Set ground rules for committees
Wednesday, February 15, 2017
First committee meetings of the year off to a rocky start? Start by setting ground rules as the foundation for involvement, processes and achieving outcomes.
Discuss these perspectives with committee volunteers then make a list of agreed-upon ground rules.
Mission — Know the mission statement; it frames the work of the committee. Find out if the board of directors has delegated tasks or if a committee is expected to develop its own projects. Keep the mission visible during meetings and printed on agendas.
Agendas — If there is a reason to meet, there is a need for an agenda. The agenda facilitates discussions and provides time frames.
Time management — Volunteers are busy. Agree to start and end meetings on time.
Rules of order — Committees may be less formal than board meetings, but they do need a sense of order. Conversations should be directed through the chair and recommendations made in the form of motions.
Preparation — Meeting outcomes are improved with preparation. Members should make time to read reports, ask questions and potentially politic in between meetings.
Listen for comprehension — Many people listen with an eagerness to inject their opinion. Hear people out, holding responses until the issue is clear.
Digital distractions — Turn off digital distractions, or silence them during meetings.
Respect people and ideas — A committee is composed of diverse people with varied ideas. Insist on respect.
Establish a vision — The committee's work should conclude with desired results. The chair should communicate a vision of what success looks like.
The first 60 days — The first 60 days of work will pave the way for success the rest of the year. Initial work includes meetings with officers and staff, interfacing with other committees, reading governing documents and identifying resources.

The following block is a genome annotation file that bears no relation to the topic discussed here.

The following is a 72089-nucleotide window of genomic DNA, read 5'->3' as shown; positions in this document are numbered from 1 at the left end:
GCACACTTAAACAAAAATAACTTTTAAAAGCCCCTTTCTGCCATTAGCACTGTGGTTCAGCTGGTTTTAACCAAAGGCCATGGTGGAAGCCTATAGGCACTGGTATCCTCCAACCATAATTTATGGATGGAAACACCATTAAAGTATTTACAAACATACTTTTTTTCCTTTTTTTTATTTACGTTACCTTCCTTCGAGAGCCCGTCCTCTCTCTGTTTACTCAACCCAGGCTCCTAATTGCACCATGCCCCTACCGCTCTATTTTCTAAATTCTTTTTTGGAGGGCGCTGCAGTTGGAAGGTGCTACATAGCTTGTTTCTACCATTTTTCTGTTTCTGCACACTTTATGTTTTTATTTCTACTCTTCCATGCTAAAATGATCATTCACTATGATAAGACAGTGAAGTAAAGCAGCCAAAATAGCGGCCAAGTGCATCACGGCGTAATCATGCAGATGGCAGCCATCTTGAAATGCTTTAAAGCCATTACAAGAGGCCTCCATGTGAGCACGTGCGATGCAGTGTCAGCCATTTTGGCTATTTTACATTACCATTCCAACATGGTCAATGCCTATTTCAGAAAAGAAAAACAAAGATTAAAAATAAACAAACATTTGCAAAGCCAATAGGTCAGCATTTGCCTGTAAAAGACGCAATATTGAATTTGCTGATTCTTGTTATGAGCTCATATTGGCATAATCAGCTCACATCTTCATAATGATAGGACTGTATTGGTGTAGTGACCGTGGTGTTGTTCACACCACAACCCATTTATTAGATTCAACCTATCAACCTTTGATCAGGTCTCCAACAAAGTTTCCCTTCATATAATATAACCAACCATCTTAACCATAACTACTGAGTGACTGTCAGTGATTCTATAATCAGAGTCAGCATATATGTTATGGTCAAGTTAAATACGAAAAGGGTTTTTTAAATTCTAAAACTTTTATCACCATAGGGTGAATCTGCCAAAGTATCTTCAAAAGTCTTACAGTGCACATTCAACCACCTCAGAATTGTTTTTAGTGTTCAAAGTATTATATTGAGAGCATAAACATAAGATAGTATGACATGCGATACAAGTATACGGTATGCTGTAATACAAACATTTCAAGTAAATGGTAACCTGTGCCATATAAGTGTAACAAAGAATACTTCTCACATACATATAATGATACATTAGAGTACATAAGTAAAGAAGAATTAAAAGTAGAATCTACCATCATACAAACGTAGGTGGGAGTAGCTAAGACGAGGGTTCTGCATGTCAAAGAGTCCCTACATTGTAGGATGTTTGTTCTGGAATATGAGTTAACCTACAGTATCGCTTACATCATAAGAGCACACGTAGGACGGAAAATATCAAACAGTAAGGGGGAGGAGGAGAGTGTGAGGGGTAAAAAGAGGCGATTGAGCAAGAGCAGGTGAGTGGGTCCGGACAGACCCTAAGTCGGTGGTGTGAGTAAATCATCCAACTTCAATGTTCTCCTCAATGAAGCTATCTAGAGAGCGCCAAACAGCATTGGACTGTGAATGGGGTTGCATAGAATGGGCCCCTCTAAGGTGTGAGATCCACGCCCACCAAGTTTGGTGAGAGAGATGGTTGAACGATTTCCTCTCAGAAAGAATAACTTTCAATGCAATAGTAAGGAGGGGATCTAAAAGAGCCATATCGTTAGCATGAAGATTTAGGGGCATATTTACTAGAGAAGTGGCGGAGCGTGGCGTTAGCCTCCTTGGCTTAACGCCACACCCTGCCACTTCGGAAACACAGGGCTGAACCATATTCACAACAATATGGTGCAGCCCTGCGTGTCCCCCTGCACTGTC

Alignment — Work must align with the association's strategic plan. Have a copy of it at meetings to reflect how committee work advances the goals.
Meeting environment — The meeting room and seating arrangement can impact outcomes. Set it up to facilitate meaningful conversations, in a comfortable setting, with minimal distraction.
Communication protocols — There are lines of communication and authority that should be recognized. Check for policies on committee operations. When communicating, think strategically about who should be included; avoid email fatigue.
Attendance — Volunteers should be committed for the duration of the appointment. Expect that if meetings are regularly missed, one will be asked to resign or be reassigned to a more fitting task.
Assignments — Expect assignments. Be accountable for tasks to avoid delaying progress.
Beware of the black hole — Avoid conversations that take the meeting into a "black hole." They waste time and distract from achieving results.
Clarity — Recommendations will be made for consideration by a board of directors. Be absolutely certain proposals are clear so the board can take action without sending it back to committee with questions.
Boundaries — Respect boundaries; areas where the committee has no authority. It is not a forum for fraternization.
Wordsmithing — To be efficient as possible agree that once a subject is discussed to a certain level that the committee can move on. Details can be tended to by staff and consultants after the meeting.
Agree to disagree — Discourse is healthy, and not every decision will be unanimous. Committee members must support the decisions without resentment.
One voice — After meetings, members are expected to support the decisions of the majority. The place to express dissent is inside the meeting — not after adjournment in a public forum or barrage of emails.
These guidelines are the foundation for good committee work.
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